My own build up took place over a period of time because it hurt to have that side stretched out. It also affected my breathing for a short time as all of my muscles had to work differently to support me. I was able to manage the discomfort with ibuprofen. Your mileage may vary.

    Good luck!
    My blog: Living Life at Butt Level

    Ignite Phoenix #9 - Wheelchairs and Wisdom: Living Life at Butt Level

    "I will not die an unlived life. I will not live in fear of falling or catching fire. I choose to inhabit my days, to allow my living to open me, to make me less afraid, more accessible, to loosen my heart until it becomes a wing, a torch, a promise. I choose to risk my significance; to live so that which comes to me as seed goes to the next as blossom and that which comes to me as blossom, goes on as fruit."

    Dawna Markova Author of Open Mind.

  6. #6
    I would suggest trying different seating systems before having more surgery. However,you know what's best for you.

  7. #7
    Quote Originally Posted by Wise Young
    You write exceedingly well and clearly. Here are my impressions:

    1. I am not yet convinced that the scoliosis is due to your pelvic obliquity or to your spinal column. I suspect that it is the former. If you have damage to a vertebral body, it often causes a tilt. In order to keep yourself straight, the spine above and below will curve to compensate. The curvature in your spine may be complicated by seating, surgery, and other causes of pevlic tilt. At some point, it may not be possible to tell what caused what.

    2. Your ortho doctor sounds like he knows what he is talking about. He is the person who has studied your problem the most. I agree with him when he says that it is either your spine or your pelvis. But what I am not sure that I understand is why surgery is necessary. Why can't this problem be corrected with change of your seating?

    Wise.
    In my opinion, after dealing with the unevenness for years, the pelvis is uneven. Sitting upright my right side is lower, but the ROHO kinda makes it less obvious to the average Joe. My nutsack is just buried and my right foot really doesn't rest right on my footrest. Looks like my right knee is higher than the left. Also, my right leg and foot absolutely will not stay on the footplate when I do not have shoes on. If I hit a small crack in the concrete or anything uneven, my right leg comes off the footplate when I'm wearing shoes. I would describe it like I'm missing my right hip and ass bone, but the left side is fine (if not higher). So, I think my center of gravity (PELVIS) is off and my upper half can only compensate so much. My lower extremities can't do much except constantly fall off the footplate!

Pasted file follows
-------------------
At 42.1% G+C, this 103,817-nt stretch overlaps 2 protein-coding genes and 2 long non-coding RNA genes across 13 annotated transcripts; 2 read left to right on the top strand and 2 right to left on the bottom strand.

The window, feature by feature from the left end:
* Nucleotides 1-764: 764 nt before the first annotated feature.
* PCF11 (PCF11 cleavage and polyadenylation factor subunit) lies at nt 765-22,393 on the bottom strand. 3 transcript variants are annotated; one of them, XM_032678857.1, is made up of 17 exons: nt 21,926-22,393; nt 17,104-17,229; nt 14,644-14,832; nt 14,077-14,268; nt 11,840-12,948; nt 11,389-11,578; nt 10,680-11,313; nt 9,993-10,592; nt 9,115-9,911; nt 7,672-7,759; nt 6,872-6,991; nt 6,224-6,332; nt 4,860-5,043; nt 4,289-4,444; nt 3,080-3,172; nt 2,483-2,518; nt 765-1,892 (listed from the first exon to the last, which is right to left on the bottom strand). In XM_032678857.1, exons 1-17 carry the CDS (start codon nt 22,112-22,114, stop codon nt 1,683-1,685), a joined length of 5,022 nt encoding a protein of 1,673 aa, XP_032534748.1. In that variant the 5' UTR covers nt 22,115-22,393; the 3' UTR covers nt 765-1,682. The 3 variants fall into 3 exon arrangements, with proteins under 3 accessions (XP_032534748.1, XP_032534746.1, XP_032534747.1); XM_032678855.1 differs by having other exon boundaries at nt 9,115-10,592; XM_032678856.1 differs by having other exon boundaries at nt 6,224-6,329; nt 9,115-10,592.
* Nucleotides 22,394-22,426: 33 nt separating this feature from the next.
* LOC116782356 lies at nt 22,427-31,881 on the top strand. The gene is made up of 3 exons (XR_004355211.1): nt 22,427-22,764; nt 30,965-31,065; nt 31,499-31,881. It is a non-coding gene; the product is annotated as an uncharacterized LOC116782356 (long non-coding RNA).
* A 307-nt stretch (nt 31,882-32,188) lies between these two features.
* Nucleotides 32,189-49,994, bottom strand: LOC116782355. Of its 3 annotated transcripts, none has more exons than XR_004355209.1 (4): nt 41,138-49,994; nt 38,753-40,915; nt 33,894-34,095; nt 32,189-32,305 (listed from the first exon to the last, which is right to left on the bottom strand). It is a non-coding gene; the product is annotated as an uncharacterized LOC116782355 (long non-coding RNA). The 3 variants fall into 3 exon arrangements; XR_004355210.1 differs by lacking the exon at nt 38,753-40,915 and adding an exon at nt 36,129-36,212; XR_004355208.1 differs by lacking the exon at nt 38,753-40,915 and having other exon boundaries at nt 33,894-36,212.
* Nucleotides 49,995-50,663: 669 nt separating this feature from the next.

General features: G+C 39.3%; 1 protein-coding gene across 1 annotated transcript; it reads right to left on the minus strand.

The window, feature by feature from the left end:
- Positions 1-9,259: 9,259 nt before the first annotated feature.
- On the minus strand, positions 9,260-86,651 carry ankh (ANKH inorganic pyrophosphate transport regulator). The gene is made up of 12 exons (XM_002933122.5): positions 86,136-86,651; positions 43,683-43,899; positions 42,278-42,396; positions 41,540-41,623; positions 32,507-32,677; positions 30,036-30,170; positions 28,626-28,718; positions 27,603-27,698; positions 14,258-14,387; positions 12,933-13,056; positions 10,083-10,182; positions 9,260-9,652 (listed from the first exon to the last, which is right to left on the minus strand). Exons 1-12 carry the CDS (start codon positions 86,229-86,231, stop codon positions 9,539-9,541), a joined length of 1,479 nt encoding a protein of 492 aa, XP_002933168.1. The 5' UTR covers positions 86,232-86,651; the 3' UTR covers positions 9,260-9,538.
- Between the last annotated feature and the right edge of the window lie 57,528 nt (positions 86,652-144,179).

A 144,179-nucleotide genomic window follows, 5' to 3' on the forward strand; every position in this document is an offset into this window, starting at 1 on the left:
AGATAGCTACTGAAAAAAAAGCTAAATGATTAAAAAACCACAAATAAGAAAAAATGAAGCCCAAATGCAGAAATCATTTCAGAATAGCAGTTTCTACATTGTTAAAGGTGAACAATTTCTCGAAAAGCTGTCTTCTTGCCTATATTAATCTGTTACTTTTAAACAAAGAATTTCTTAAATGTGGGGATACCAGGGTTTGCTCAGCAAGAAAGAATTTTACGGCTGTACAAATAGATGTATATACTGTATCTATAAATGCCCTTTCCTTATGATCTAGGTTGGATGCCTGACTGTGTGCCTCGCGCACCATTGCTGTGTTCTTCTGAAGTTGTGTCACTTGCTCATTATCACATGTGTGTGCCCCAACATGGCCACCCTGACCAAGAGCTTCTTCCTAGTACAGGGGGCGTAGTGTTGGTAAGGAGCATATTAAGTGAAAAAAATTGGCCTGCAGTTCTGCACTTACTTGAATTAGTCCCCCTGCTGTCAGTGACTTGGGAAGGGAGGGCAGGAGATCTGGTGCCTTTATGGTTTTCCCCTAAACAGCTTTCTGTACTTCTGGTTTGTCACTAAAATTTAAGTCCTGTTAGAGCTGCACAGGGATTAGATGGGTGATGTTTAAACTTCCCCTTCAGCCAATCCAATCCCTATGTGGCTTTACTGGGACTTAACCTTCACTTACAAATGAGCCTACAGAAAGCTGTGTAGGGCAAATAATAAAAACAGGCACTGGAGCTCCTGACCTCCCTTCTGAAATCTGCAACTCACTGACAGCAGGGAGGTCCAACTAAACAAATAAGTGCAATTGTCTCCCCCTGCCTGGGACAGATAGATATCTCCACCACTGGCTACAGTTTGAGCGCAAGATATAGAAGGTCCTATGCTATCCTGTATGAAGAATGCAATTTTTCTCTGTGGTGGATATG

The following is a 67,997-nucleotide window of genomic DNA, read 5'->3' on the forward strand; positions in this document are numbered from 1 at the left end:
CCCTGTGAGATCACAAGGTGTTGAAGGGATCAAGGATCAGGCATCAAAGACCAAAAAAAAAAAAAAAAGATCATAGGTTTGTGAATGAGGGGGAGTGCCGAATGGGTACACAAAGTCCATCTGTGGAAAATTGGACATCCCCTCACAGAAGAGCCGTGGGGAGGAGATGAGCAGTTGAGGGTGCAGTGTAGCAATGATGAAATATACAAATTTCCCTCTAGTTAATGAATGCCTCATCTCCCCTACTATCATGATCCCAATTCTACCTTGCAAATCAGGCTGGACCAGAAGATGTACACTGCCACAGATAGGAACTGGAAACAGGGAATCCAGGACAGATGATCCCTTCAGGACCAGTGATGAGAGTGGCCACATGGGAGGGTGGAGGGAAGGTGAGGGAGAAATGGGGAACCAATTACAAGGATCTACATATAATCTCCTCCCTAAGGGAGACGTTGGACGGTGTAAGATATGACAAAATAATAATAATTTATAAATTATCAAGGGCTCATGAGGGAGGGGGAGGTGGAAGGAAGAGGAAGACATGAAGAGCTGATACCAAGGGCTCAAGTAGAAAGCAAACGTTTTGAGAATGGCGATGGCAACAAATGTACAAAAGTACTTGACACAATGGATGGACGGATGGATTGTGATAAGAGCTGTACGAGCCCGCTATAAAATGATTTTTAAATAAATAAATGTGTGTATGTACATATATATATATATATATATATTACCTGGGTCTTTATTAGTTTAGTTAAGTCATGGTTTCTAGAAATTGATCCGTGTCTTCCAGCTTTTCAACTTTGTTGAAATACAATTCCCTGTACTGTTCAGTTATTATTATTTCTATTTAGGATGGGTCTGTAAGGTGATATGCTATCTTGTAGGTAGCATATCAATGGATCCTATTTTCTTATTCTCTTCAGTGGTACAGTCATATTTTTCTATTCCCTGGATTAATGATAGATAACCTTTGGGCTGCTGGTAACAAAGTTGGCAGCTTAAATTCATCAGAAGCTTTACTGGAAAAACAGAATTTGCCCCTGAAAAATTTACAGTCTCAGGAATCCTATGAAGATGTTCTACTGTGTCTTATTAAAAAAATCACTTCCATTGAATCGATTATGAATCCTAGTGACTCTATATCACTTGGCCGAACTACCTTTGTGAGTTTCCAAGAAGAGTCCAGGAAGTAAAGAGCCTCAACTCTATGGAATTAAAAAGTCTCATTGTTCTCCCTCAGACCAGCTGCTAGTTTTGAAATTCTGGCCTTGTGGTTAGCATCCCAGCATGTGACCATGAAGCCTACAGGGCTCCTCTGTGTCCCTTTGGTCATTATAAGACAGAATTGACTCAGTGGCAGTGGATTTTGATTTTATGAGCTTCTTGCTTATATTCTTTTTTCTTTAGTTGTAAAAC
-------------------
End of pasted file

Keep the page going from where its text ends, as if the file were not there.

My doctor says we will take the least resistive method to see what will help. He doesn't know what causes what and what would work. I've known him 10 years and he knows me well; he's done 5 surgeries and been in on other stuff just to consult and keep his game up. We have done a grip of tests, therapies, seating options, etc. to try to even me out, but we haven't gotten anywhere. The closest thing was the TSLO brace, which has its own issues.

    Quote Originally Posted by JenJen
    offthahook

    I'm a T-10 from a GSW. I too have a severe obliquity and scoliosis due to the structural damage to my pedicles and my ribs. One physician suggested radical surgery similar to what has been suggest for you but I declined.

    I have a build up under my roho on one side and supports on my backrest to keep me straight. It's been very helpful. I can sit in my chair all day without pain.

    Before surgery, I suggest that you have a seating eval and try changes to your seating. Make sure you get pressure mapped too.

    My own build up took place over a period of time because it hurt to have that side stretched out. It also affected my breathing for a short time as all of my muscles had to work differently to support me. I was able to manage the discomfort with ibuprofen. Your mileage may vary.